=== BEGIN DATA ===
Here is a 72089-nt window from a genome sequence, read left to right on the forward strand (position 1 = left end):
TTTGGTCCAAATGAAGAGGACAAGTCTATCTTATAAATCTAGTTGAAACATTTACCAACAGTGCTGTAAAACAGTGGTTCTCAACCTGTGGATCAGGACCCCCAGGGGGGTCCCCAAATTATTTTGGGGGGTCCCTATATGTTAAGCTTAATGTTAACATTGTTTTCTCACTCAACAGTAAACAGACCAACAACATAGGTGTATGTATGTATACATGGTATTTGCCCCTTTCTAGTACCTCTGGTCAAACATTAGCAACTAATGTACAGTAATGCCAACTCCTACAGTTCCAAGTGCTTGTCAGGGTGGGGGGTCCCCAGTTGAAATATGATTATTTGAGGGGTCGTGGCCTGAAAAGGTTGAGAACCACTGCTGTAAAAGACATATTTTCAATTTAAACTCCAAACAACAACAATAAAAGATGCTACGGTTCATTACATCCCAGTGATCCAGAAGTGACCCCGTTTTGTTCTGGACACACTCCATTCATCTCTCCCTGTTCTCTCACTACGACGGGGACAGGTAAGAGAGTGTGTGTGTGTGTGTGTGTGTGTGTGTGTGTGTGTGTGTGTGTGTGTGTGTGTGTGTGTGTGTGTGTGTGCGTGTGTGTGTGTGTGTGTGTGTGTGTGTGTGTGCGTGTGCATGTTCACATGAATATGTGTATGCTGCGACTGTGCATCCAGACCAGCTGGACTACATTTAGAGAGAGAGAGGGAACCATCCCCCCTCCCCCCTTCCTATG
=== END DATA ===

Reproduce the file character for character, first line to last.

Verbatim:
Here is a 72089-nt window from a genome sequence, read left to right on the forward strand (position 1 = left end):
TTTGGTCCAAATGAAGAGGACAAGTCTATCTTATAAATCTAGTTGAAACATTTACCAACAGTGCTGTAAAACAGTGGTTCTCAACCTGTGGATCAGGACCCCCAGGGGGGTCCCCAAATTATTTTGGGGGGTCCCTATATGTTAAGCTTAATGTTAACATTGTTTTCTCACTCAACAGTAAACAGACCAACAACATAGGTGTATGTATGTATACATGGTATTTGCCCCTTTCTAGTACCTCTGGTCAAACATTAGCAACTAATGTACAGTAATGCCAACTCCTACAGTTCCAAGTGCTTGTCAGGGTGGGGGGTCCCCAGTTGAAATATGATTATTTGAGGGGTCGTGGCCTGAAAAGGTTGAGAACCACTGCTGTAAAAGACATATTTTCAATTTAAACTCCAAACAACAACAATAAAAGATGCTACGGTTCATTACATCCCAGTGATCCAGAAGTGACCCCGTTTTGTTCTGGACACACTCCATTCATCTCTCCCTGTTCTCTCACTACGACGGGGACAGGTAAGAGAGTGTGTGTGTGTGTGTGTGTGTGTGTGTGTGTGTGTGTGTGTGTGTGTGTGTGTGTGTGTGTGTGTGTGTGCGTGTGTGTGTGTGTGTGTGTGTGTGTGTGTGTGCGTGTGCATGTTCACATGAATATGTGTATGCTGCGACTGTGCATCCAGACCAGCTGGACTACATTTAGAGAGAGAGAGGGAACCATCCCCCCTCCCCCCTTCCTATG